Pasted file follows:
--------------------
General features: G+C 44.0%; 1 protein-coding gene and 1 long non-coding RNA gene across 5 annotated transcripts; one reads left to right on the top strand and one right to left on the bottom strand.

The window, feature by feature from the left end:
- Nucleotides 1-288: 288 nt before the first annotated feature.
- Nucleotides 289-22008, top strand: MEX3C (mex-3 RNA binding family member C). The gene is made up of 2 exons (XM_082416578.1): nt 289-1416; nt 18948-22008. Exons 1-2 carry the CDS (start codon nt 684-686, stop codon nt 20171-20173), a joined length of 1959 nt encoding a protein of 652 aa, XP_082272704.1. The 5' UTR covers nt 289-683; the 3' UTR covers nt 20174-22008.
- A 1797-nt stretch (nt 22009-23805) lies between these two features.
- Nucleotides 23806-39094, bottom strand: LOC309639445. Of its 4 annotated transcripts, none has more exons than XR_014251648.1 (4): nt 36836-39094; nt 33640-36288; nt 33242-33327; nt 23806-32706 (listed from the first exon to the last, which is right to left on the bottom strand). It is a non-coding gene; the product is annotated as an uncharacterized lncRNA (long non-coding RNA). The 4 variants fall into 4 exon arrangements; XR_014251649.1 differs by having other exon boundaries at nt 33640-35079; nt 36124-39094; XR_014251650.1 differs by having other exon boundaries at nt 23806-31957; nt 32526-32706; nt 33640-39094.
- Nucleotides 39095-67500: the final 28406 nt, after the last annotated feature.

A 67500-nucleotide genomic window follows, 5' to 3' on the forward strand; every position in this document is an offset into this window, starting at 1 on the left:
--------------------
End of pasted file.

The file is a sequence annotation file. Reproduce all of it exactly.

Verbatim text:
General features: G+C 44.0%; 1 protein-coding gene and 1 long non-coding RNA gene across 5 annotated transcripts; one reads left to right on the top strand and one right to left on the bottom strand.

The window, feature by feature from the left end:
- Nucleotides 1-288: 288 nt before the first annotated feature.
- Nucleotides 289-22008, top strand: MEX3C (mex-3 RNA binding family member C). The gene is made up of 2 exons (XM_082416578.1): nt 289-1416; nt 18948-22008. Exons 1-2 carry the CDS (start codon nt 684-686, stop codon nt 20171-20173), a joined length of 1959 nt encoding a protein of 652 aa, XP_082272704.1. The 5' UTR covers nt 289-683; the 3' UTR covers nt 20174-22008.
- A 1797-nt stretch (nt 22009-23805) lies between these two features.
- Nucleotides 23806-39094, bottom strand: LOC309639445. Of its 4 annotated transcripts, none has more exons than XR_014251648.1 (4): nt 36836-39094; nt 33640-36288; nt 33242-33327; nt 23806-32706 (listed from the first exon to the last, which is right to left on the bottom strand). It is a non-coding gene; the product is annotated as an uncharacterized lncRNA (long non-coding RNA). The 4 variants fall into 4 exon arrangements; XR_014251649.1 differs by having other exon boundaries at nt 33640-35079; nt 36124-39094; XR_014251650.1 differs by having other exon boundaries at nt 23806-31957; nt 32526-32706; nt 33640-39094.
- Nucleotides 39095-67500: the final 28406 nt, after the last annotated feature.

A 67500-nucleotide genomic window follows, 5' to 3' on the forward strand; every position in this document is an offset into this window, starting at 1 on the left: